As a pro-level lens, the exterior is weather-sealed and feels built to keep shooting for years. The focus scale is actually a mini digital screen — which means it’s still visible in the dark. While pricey, the build quality, versatility, and image quality make the Nikkor Z 24-70mm f/2.8 one of the best Z lenses for pros that can’t afford to take the time to constantly switch between primes.
If you can’t afford the Nikkor Z 24-70mm f/4 is another sharp lens. It doesn’t have the low-light or background blurring power of the f/2.8 version, but it’s much more affordable., the
Read our Nikkor Z 24-70mm f/2.8 S review
Why you should buy this: This lens offers an ideal blend of reach, bright aperture, and stabilization
Who’s it for: Sports, wildlife, weddings — any photographer looking for a pro-level telephoto zoom
Why we picked the Nikkor Z 70-200mm f/2.8 VR S:
Nikon has few telephoto options for the Z mount that don’t require an adapter, but the Nikkor Z 70-200mm f/2.8 VR S may be the only telephoto lens you need. It offers 200mm of reach with a bright f/2.8 aperture and is one of the only full-frame Z lenses with image stabilization (which Nikon calls VR, for Vibration Reduction). The lens VR works in combination with internal stabilization on the Z 6 and Z 7 cameras, ensuring that your images remain tack-sharp even at 200mm.
As a new lens available sometime in February, the 70-200mm is one of the few Z lenses that we haven’t tested yet — but if it’s anything like the 24-70mm f/2.8, the lens should deliver some sharp telephoto shots with soft background blur.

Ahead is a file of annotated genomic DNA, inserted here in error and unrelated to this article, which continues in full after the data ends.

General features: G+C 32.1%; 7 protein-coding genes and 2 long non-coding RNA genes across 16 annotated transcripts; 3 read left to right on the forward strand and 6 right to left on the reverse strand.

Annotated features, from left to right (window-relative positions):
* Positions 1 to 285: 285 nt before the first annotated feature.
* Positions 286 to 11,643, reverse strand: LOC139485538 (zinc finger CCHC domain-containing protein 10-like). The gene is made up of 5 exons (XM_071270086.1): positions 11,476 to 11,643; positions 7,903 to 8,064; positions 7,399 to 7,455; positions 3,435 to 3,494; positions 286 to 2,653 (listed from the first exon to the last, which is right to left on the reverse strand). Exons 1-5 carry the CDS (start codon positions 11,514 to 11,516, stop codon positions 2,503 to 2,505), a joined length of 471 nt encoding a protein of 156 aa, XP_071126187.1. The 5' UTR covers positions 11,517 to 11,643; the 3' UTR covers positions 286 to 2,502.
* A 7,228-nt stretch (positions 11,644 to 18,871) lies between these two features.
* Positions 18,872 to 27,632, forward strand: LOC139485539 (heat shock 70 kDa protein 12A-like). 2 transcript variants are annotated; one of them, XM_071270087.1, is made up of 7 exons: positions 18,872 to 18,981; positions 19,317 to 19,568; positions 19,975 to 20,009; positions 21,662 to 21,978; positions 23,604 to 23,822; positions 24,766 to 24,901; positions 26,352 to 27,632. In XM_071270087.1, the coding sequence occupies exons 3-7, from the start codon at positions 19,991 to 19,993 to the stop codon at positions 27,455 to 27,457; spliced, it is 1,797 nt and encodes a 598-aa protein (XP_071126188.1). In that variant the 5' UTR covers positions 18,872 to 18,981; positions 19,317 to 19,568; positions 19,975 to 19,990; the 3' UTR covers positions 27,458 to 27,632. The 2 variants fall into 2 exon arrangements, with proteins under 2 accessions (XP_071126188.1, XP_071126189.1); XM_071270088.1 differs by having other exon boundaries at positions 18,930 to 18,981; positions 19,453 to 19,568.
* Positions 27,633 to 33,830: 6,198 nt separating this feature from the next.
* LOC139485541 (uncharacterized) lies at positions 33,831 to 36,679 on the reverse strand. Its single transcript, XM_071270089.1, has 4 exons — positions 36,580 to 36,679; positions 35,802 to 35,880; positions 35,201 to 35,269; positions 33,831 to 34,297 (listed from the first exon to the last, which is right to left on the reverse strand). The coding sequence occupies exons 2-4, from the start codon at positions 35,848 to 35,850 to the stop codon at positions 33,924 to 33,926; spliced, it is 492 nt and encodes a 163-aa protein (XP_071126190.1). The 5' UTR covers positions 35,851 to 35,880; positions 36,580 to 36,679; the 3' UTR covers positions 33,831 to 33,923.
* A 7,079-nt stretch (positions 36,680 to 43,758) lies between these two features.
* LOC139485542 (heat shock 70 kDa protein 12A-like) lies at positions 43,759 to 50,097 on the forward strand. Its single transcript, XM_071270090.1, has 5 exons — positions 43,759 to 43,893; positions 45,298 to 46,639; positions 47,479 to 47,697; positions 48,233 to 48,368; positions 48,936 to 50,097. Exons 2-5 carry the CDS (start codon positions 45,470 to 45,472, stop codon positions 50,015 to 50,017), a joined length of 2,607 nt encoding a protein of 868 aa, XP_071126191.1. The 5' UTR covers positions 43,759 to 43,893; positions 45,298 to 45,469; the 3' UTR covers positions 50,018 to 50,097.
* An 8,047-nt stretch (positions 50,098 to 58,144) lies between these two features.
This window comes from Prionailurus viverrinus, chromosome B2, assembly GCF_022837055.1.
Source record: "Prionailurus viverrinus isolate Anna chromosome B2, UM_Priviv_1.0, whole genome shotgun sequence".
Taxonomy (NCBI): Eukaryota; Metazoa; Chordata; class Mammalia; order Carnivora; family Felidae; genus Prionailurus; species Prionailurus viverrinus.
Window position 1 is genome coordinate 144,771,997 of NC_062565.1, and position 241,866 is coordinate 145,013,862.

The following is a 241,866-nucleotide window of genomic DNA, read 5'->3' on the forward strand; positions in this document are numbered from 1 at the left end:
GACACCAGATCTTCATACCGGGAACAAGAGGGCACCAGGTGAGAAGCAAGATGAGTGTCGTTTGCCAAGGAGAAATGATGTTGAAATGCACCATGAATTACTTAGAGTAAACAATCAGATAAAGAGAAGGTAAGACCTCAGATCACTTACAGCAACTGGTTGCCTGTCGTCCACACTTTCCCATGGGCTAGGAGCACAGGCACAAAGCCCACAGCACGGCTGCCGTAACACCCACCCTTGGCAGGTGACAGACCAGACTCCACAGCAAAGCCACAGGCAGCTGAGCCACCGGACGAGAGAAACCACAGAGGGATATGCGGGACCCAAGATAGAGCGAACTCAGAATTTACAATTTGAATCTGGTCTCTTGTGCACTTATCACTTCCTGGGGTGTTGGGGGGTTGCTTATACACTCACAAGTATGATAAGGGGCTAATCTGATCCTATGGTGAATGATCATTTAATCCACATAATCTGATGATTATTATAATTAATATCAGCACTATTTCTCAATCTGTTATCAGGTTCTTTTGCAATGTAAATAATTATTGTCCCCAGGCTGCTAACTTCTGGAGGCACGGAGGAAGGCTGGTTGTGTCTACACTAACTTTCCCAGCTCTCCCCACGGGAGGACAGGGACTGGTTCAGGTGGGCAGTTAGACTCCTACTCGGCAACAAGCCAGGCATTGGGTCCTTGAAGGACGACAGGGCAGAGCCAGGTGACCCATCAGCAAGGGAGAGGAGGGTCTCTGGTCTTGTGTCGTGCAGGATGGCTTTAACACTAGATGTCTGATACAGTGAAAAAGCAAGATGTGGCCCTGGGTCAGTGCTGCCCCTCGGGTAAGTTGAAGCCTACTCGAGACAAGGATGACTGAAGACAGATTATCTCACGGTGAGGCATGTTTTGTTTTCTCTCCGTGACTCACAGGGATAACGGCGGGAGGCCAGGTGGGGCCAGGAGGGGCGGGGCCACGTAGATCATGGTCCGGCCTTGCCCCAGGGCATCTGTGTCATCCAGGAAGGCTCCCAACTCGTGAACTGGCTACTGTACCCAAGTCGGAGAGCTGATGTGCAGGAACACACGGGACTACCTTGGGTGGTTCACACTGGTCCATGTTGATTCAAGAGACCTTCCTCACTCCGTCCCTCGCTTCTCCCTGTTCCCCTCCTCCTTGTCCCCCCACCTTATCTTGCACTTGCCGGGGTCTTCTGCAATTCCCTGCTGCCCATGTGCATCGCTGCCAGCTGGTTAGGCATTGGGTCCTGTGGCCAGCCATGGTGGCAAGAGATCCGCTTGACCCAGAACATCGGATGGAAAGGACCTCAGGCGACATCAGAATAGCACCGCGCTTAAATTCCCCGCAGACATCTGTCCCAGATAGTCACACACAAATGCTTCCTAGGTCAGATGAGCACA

As an S series lens, thehas the same weather-sealing as the 24-70mm, along with that mini screen display for the focus scale that’s visible in the dark, a custom control ring, and two shortcut buttons. This time, the lens is actually less expensive than the F-mount equivalent, but it’s still not cheap.
Read more about the Nikkor Z 70-200mm f/2.8 VR S
Why you should buy this: Sharp subjects and spectacular bokeh meets a compact design and fair price
Who’s it for: Portrait photographers
Why we picked the Nikkor Z 85mm f/1.8 S:
85mm is a favorite focal length among many portrait photographers — and the Nikkor Z 85mm f/1.8 S is likely to become the most loved lens for Z portrait photographers. Like other Z lenses, the 85mm is optically excellent, but also sits at a reasonable price.
The center-to-edge sharpness is ideal for shooting portraits. Bokeh is soft and — at most apertures — circular without any hard edges. Chromatic aberration is minimal, even shooting wide-open. And while there’s a slight vignette, it doesn’t distract from the image (and can actually be a desired look for portraits).
The 85mm looks similar to the rest of the Z mount primes with a sleek, minimalist design. For the wider aperture and longer focal length, the 85mm is fairly compact and weighs just over a pound. The lens is also weather-sealed.
While the much more expensive Nikkor Z 58mm f/0.95 will churn out stunning portraits for the most high-end professionals, theis the lens for the rest of us — at a tenth of the cost.
Read our Nikkor Z 85mm f/1.8 S review